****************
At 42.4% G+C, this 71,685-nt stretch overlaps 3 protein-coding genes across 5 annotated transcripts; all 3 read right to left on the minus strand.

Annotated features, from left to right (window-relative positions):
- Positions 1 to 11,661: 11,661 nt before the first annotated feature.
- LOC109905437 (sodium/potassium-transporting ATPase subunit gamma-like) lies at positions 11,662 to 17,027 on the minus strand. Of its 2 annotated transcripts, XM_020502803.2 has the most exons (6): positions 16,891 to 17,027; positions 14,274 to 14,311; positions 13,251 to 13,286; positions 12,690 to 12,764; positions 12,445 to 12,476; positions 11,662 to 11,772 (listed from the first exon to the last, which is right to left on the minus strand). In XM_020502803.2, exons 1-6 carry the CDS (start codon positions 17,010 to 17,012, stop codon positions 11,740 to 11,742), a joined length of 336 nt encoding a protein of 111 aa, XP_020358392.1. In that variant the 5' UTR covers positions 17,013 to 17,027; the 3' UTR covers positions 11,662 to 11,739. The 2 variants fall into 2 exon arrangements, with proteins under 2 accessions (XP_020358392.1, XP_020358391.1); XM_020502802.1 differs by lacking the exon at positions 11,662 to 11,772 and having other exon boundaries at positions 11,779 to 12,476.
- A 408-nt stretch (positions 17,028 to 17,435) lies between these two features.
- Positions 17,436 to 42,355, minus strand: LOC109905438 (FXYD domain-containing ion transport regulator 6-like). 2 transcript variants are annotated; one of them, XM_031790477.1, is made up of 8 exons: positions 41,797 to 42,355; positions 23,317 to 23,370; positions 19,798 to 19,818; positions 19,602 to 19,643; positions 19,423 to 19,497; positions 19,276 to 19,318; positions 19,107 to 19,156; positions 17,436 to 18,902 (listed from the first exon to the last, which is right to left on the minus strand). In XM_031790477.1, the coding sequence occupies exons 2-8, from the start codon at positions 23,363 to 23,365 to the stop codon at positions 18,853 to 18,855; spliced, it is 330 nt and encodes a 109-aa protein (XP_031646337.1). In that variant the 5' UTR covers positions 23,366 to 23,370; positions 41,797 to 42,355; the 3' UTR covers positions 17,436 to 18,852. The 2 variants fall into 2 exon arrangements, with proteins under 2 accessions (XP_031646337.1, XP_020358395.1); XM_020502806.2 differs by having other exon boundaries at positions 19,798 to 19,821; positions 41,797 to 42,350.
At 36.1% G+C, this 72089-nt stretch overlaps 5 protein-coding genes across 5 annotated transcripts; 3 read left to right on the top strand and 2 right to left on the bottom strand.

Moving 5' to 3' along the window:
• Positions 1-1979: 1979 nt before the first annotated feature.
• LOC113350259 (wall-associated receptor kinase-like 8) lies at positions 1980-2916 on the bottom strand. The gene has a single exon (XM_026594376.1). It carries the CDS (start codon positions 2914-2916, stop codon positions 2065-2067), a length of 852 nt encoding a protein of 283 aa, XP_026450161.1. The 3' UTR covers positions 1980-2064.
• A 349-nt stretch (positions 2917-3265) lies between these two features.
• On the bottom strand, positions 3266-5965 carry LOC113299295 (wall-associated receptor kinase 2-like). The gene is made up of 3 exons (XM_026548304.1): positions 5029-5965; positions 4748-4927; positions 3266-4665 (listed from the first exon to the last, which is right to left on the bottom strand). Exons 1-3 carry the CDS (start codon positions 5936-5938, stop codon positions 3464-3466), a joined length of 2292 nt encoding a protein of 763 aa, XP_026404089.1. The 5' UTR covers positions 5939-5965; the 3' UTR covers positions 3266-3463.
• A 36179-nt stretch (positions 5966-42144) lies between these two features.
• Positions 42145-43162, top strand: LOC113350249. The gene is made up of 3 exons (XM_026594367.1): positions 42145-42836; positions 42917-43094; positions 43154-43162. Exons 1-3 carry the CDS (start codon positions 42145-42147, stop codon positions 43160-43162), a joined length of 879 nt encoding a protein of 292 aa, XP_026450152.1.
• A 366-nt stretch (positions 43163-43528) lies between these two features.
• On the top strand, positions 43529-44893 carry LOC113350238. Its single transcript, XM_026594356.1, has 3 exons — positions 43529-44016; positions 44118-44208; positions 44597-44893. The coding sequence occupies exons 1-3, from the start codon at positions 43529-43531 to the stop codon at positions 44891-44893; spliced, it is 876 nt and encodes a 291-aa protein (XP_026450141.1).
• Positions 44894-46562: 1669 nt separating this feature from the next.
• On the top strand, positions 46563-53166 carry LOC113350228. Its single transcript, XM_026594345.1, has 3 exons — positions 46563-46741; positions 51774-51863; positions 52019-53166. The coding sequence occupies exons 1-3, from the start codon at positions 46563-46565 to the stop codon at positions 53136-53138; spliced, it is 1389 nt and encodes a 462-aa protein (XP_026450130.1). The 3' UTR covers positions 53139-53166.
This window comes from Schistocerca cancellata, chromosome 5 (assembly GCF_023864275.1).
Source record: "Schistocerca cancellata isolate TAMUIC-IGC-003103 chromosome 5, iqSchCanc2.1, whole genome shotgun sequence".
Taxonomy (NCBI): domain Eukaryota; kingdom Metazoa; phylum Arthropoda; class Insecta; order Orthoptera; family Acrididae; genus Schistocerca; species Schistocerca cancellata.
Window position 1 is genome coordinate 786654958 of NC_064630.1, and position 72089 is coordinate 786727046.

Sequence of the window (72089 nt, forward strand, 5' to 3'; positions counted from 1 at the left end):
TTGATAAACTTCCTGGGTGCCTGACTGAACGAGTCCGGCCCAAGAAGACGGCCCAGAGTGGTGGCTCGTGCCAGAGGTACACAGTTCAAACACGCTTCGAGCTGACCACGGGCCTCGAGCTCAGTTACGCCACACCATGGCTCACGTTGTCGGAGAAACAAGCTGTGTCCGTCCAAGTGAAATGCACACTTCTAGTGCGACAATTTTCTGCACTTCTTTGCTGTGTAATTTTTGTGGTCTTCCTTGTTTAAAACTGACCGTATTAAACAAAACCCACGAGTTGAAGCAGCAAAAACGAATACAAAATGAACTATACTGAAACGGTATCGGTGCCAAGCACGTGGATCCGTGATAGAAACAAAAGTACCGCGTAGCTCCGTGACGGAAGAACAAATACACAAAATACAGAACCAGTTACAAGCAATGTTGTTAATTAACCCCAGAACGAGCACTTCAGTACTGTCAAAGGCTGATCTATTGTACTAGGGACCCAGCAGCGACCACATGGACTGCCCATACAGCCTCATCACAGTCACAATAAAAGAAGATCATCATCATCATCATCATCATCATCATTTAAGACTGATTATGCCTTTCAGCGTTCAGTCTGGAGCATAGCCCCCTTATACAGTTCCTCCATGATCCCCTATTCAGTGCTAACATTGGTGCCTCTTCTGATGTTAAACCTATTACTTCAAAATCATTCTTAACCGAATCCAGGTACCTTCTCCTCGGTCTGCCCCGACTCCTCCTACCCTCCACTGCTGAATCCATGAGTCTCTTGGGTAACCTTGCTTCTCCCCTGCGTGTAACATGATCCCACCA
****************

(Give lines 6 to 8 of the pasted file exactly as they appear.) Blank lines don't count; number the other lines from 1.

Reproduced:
- Positions 17,436 to 42,355, minus strand: LOC109905438 (FXYD domain-containing ion transport regulator 6-like). 2 transcript variants are annotated; one of them, XM_031790477.1, is made up of 8 exons: positions 41,797 to 42,355; positions 23,317 to 23,370; positions 19,798 to 19,818; positions 19,602 to 19,643; positions 19,423 to 19,497; positions 19,276 to 19,318; positions 19,107 to 19,156; positions 17,436 to 18,902 (listed from the first exon to the last, which is right to left on the minus strand). In XM_031790477.1, the coding sequence occupies exons 2-8, from the start codon at positions 23,363 to 23,365 to the stop codon at positions 18,853 to 18,855; spliced, it is 330 nt and encodes a 109-aa protein (XP_031646337.1). In that variant the 5' UTR covers positions 23,366 to 23,370; positions 41,797 to 42,355; the 3' UTR covers positions 17,436 to 18,852. The 2 variants fall into 2 exon arrangements, with proteins under 2 accessions (XP_031646337.1, XP_020358395.1); XM_020502806.2 differs by having other exon boundaries at positions 19,798 to 19,821; positions 41,797 to 42,350.
At 36.1% G+C, this 72089-nt stretch overlaps 5 protein-coding genes across 5 annotated transcripts; 3 read left to right on the top strand and 2 right to left on the bottom strand.

Moving 5' to 3' along the window: